• Establishing Priorities

    Because the Library responds to a broad range of needs with an even broader range of services, it is important to acknowledge genuine constraints on material and human resources. To build capacity and deepen our impact, BPL will evaluate existing services in light of our core principles, establish clear models for new and expanded services, and streamline partnerships with outside organizations and stakeholders.

  • Focusing on Community

    In a borough as diverse as Brooklyn, different neighborhoods often need different library services. BPL will take a number of concrete steps to become more responsive to local neighborhood conditions, including engaging residents and using performance and demographic data to customize services and programs.

  • Innovating through Collaboration and Learning

    To keep abreast of the rapidly changing needs of information consumers and producers, BPL must continue to incorporate new tools and practices. Going forward, the Library will prioritize professional development for staff, while providing new ways to collaborate on projects and share information about best practices.

Together we hope these focus areas will not only help coordinate future planning efforts from the Library administration down, but inform individual initiatives from the field. Examples of top-down initiatives include new tools and strategies for tailoring services to individual neighborhoods, and a renewed focus on partnerships and professional development. A critical part of this plan, however, is to create institutional space for staff at all levels to identify solutions of their own. Through a new system of branch networks, staff will be able to prioritize issues in several distinct service areas and draw on the Library’s resources to test concrete solutions.

Moreover, as demonstrated in the series of spotlights, the Library will do more over the coming months and years to highlight models of excellence, drawing on innovative staff members to inspire change across the system.

As we move toward a relationships-based service model, being a librarian means creating partnerships with outside organizations and engaging residents in addition to stocking and checking out materials. Our staff are constantly evolving in their roles and redefining boundaries and expectations. The plan is meant to clarify this process and deepen our capacity to respond to the changing needs of patrons in principled and coordinated ways.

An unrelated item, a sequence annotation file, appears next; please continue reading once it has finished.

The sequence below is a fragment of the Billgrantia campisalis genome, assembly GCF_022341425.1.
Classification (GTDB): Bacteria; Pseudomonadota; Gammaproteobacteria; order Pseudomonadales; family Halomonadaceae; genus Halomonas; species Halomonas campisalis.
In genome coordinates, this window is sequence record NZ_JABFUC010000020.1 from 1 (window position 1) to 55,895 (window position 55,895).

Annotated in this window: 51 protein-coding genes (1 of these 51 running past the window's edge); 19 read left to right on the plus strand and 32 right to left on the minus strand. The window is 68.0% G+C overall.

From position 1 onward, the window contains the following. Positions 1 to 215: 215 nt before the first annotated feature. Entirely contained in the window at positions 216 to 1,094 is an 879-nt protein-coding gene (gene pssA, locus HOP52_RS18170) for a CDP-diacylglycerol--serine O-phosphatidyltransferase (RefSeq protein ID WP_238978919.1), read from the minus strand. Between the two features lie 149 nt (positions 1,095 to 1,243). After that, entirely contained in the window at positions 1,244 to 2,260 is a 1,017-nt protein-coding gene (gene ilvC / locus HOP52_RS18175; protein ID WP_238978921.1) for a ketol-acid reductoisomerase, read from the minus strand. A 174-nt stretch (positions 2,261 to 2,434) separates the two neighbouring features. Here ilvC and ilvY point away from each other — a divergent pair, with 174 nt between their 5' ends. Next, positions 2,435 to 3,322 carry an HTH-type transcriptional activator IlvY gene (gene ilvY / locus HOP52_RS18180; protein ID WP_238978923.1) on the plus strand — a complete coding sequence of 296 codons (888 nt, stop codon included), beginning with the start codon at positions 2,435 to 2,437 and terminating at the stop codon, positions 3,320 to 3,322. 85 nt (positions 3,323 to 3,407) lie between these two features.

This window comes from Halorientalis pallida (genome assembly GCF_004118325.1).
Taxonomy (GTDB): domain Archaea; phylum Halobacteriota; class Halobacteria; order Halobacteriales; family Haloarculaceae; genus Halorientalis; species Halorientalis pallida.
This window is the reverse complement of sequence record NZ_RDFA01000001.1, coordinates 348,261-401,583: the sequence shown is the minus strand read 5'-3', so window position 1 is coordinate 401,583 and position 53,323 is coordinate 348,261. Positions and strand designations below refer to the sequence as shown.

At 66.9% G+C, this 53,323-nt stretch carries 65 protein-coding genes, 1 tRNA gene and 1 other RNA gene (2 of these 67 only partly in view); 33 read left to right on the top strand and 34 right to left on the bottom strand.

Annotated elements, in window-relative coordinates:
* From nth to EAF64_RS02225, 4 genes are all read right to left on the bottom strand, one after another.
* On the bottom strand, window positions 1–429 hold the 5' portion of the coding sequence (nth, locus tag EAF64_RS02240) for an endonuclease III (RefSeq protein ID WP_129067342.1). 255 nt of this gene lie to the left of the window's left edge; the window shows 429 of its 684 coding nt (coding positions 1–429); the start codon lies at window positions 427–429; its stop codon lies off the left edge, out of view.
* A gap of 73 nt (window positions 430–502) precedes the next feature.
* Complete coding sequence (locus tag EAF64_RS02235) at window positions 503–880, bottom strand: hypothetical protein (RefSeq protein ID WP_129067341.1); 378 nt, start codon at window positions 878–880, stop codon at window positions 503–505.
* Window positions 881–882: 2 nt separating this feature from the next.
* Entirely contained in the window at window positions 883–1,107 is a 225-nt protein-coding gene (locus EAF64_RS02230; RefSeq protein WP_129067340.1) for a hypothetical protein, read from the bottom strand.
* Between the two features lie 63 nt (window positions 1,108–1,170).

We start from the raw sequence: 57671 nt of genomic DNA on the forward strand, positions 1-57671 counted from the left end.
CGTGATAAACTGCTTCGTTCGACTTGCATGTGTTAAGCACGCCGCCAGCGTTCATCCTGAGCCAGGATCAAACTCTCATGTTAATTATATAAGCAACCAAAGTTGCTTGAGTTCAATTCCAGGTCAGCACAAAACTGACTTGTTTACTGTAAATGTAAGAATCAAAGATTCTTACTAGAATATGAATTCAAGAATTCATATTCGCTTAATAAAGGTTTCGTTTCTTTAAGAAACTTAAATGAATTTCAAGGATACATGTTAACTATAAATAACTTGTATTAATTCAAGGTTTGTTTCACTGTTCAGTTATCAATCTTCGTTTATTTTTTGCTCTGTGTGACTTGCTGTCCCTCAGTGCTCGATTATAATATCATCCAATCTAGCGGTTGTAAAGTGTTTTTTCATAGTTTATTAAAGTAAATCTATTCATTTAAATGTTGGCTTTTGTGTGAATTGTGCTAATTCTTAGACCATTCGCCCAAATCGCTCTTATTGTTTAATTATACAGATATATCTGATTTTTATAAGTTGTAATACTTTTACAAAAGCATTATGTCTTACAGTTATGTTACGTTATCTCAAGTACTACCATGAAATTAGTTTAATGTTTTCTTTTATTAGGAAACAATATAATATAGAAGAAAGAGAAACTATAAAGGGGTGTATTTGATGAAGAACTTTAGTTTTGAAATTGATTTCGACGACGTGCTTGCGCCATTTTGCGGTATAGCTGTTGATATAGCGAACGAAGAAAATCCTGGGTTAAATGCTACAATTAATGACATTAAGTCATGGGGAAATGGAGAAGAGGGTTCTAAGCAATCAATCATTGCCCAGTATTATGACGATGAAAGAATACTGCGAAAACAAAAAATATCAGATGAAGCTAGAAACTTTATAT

Core Principles

At BPL, we believe there are many ways to learn, that welcoming people from all beliefs and backgrounds is crucial for democracy, and that listening and taking an interest are fundamental characteristics of strong communities. We protect our patrons’ personal privacy, including their digital privacy, because we believe in intellectual freedom and take seriously our role in supporting learners and information seekers of all kinds. We take pride in sparking people’s curiosity and believe learning is most effective when it’s fun.

This section of the plan expresses our values in five core principles and examines how we put them into action. In making these principles explicit, we provide our patrons with a clearer sense of what makes us who we are, and give our staff and service partners a better idea of how we might improve in the future.

Over the last decade, one of BPL’s strengths has been its ability to meet new needs with new services. To keep up with the incredible number of changes brought about by the internet, for example, the Library has not only purchased new materials and made them available in new ways—it has created a wider range of services and programs and invested in new tools and spaces to support them. In addition to eBooks and other digital resources, BPL offers STEM programs for elementary school children, technology training and internships for teens, business plan competitions for entrepreneurs, arts programs for seniors, and more.

One goal of this plan is to create even more capacity internally to respond to new needs and changing conditions on the ground. But to do this effectively, we must be mindful of the Library’s mission and established approaches to public service. As we sustain, expand, and improve existing services and programs, and dream up and execute new ones, we will ensure they spring from the following core principles.

Our Five Core Principles:
I. To foster liter­acy and the love of learn­ing